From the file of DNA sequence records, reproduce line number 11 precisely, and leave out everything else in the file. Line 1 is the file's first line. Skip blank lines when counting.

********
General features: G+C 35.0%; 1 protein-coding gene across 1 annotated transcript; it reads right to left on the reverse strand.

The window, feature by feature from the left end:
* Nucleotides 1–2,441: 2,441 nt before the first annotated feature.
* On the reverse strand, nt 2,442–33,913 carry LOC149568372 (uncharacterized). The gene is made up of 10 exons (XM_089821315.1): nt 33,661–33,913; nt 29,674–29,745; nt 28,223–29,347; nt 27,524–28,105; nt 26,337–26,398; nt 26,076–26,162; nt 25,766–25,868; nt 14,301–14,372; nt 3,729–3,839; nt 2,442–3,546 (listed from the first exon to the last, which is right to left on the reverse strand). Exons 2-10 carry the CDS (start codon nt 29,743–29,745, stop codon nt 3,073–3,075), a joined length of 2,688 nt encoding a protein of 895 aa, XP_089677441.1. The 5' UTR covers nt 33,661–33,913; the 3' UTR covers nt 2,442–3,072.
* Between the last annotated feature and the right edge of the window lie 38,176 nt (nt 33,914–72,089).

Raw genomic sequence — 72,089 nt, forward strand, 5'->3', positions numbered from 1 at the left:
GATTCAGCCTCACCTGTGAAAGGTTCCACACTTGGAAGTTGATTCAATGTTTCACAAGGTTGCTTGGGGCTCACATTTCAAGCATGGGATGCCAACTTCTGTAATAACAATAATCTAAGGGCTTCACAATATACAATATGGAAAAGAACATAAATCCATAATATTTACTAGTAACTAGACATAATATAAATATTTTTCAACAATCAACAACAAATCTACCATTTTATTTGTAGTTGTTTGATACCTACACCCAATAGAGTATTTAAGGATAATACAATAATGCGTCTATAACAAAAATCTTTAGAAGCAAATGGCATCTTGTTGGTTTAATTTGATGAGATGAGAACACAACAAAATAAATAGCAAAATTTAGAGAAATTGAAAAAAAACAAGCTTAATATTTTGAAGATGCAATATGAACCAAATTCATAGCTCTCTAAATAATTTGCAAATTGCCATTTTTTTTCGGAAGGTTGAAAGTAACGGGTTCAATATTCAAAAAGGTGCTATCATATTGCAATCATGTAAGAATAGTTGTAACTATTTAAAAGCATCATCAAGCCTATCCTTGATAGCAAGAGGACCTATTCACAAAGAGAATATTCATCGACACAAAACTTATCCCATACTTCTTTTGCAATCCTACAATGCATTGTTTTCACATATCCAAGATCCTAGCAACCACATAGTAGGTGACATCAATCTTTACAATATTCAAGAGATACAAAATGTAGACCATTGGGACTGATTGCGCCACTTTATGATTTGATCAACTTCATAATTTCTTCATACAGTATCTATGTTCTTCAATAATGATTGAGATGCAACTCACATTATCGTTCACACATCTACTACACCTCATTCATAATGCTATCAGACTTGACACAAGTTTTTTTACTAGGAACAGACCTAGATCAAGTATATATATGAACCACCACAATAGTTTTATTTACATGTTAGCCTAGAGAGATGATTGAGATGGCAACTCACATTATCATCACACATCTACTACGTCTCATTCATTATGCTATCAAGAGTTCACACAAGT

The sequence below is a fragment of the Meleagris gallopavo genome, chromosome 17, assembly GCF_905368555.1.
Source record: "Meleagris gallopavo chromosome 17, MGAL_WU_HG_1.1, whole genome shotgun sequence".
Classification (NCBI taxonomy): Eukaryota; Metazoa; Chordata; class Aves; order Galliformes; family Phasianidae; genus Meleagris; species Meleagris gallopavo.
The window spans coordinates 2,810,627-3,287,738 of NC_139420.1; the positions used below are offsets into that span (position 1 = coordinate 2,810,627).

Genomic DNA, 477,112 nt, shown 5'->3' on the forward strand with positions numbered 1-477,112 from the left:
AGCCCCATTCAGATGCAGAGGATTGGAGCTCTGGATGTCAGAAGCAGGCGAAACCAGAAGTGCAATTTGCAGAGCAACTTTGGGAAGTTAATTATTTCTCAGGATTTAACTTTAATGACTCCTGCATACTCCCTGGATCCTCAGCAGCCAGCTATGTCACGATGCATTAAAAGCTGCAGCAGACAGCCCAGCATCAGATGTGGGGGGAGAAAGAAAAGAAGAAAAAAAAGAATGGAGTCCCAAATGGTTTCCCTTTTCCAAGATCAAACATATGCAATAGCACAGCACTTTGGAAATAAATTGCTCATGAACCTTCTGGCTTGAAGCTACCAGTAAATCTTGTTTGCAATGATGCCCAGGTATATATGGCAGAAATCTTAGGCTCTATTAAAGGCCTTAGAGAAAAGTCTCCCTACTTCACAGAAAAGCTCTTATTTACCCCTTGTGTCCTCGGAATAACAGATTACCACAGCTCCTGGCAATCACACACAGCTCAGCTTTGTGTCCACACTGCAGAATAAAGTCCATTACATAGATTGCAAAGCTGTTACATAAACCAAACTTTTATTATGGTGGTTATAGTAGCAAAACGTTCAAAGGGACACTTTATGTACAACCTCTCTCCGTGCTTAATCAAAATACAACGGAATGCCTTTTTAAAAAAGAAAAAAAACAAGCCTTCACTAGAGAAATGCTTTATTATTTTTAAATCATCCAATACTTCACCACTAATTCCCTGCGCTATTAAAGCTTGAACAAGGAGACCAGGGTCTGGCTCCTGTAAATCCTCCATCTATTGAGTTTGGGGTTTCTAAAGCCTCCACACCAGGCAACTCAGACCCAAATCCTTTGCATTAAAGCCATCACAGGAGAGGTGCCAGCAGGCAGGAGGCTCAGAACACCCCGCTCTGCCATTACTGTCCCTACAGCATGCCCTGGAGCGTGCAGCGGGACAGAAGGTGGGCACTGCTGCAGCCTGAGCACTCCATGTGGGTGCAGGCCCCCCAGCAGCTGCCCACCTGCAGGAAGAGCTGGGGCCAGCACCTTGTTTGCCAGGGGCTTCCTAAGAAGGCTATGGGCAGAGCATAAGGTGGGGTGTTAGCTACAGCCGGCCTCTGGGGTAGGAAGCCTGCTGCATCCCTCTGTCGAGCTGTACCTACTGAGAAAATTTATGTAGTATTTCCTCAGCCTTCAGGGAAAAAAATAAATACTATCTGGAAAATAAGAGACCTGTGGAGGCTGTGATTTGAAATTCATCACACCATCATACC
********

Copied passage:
The window spans coordinates 2,810,627-3,287,738 of NC_139420.1; the positions used below are offsets into that span (position 1 = coordinate 2,810,627).